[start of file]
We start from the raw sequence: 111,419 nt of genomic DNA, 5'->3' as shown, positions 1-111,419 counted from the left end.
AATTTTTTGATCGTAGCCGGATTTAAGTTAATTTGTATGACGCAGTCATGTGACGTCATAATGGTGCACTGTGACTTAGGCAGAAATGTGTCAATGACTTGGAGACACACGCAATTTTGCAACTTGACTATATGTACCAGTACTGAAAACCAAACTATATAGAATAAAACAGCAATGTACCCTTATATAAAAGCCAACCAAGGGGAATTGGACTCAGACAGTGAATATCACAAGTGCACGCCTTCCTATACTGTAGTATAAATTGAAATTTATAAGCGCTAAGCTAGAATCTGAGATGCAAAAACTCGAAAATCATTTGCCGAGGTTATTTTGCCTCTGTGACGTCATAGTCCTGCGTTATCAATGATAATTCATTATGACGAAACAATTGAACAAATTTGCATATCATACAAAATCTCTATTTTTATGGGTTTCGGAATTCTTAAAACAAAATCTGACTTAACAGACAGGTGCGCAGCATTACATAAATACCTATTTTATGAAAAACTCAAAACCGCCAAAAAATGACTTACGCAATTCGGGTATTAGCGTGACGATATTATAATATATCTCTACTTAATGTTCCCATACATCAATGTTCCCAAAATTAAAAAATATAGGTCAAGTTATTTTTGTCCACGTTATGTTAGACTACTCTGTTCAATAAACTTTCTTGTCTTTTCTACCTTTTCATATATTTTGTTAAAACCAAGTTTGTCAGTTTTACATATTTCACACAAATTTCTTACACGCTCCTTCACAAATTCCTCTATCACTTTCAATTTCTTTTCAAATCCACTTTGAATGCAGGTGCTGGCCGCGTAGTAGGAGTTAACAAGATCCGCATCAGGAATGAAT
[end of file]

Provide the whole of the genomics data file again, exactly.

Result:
We start from the raw sequence: 111,419 nt of genomic DNA, 5'->3' as shown, positions 1-111,419 counted from the left end.
AATTTTTTGATCGTAGCCGGATTTAAGTTAATTTGTATGACGCAGTCATGTGACGTCATAATGGTGCACTGTGACTTAGGCAGAAATGTGTCAATGACTTGGAGACACACGCAATTTTGCAACTTGACTATATGTACCAGTACTGAAAACCAAACTATATAGAATAAAACAGCAATGTACCCTTATATAAAAGCCAACCAAGGGGAATTGGACTCAGACAGTGAATATCACAAGTGCACGCCTTCCTATACTGTAGTATAAATTGAAATTTATAAGCGCTAAGCTAGAATCTGAGATGCAAAAACTCGAAAATCATTTGCCGAGGTTATTTTGCCTCTGTGACGTCATAGTCCTGCGTTATCAATGATAATTCATTATGACGAAACAATTGAACAAATTTGCATATCATACAAAATCTCTATTTTTATGGGTTTCGGAATTCTTAAAACAAAATCTGACTTAACAGACAGGTGCGCAGCATTACATAAATACCTATTTTATGAAAAACTCAAAACCGCCAAAAAATGACTTACGCAATTCGGGTATTAGCGTGACGATATTATAATATATCTCTACTTAATGTTCCCATACATCAATGTTCCCAAAATTAAAAAATATAGGTCAAGTTATTTTTGTCCACGTTATGTTAGACTACTCTGTTCAATAAACTTTCTTGTCTTTTCTACCTTTTCATATATTTTGTTAAAACCAAGTTTGTCAGTTTTACATATTTCACACAAATTTCTTACACGCTCCTTCACAAATTCCTCTATCACTTTCAATTTCTTTTCAAATCCACTTTGAATGCAGGTGCTGGCCGCGTAGTAGGAGTTAACAAGATCCGCATCAGGAATGAAT